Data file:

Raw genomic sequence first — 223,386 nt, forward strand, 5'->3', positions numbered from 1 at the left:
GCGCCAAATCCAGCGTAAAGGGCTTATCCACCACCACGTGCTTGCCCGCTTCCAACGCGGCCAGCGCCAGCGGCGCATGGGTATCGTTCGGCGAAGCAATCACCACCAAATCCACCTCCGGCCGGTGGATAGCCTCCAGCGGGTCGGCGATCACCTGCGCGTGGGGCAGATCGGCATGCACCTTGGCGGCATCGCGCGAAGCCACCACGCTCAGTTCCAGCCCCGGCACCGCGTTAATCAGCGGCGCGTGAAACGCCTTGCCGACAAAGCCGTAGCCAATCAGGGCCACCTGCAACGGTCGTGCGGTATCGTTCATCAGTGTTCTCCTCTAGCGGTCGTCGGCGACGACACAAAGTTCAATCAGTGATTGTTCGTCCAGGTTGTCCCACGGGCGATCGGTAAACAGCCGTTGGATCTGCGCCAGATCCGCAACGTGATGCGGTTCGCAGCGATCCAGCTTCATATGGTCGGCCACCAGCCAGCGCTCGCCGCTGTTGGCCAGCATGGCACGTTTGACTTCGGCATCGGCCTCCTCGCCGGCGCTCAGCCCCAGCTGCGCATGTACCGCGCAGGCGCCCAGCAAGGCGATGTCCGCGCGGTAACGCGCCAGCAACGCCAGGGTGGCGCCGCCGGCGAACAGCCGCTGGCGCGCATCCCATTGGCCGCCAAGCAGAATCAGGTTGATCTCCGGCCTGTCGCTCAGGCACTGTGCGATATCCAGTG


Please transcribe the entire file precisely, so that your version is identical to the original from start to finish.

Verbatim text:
Raw genomic sequence first — 223,386 nt, forward strand, 5'->3', positions numbered from 1 at the left:
GCGCCAAATCCAGCGTAAAGGGCTTATCCACCACCACGTGCTTGCCCGCTTCCAACGCGGCCAGCGCCAGCGGCGCATGGGTATCGTTCGGCGAAGCAATCACCACCAAATCCACCTCCGGCCGGTGGATAGCCTCCAGCGGGTCGGCGATCACCTGCGCGTGGGGCAGATCGGCATGCACCTTGGCGGCATCGCGCGAAGCCACCACGCTCAGTTCCAGCCCCGGCACCGCGTTAATCAGCGGCGCGTGAAACGCCTTGCCGACAAAGCCGTAGCCAATCAGGGCCACCTGCAACGGTCGTGCGGTATCGTTCATCAGTGTTCTCCTCTAGCGGTCGTCGGCGACGACACAAAGTTCAATCAGTGATTGTTCGTCCAGGTTGTCCCACGGGCGATCGGTAAACAGCCGTTGGATCTGCGCCAGATCCGCAACGTGATGCGGTTCGCAGCGATCCAGCTTCATATGGTCGGCCACCAGCCAGCGCTCGCCGCTGTTGGCCAGCATGGCACGTTTGACTTCGGCATCGGCCTCCTCGCCGGCGCTCAGCCCCAGCTGCGCATGTACCGCGCAGGCGCCCAGCAAGGCGATGTCCGCGCGGTAACGCGCCAGCAACGCCAGGGTGGCGCCGCCGGCGAACAGCCGCTGGCGCGCATCCCATTGGCCGCCAAGCAGAATCAGGTTGATCTCCGGCCTGTCGCTCAGGCACTGTGCGATATCCAGTG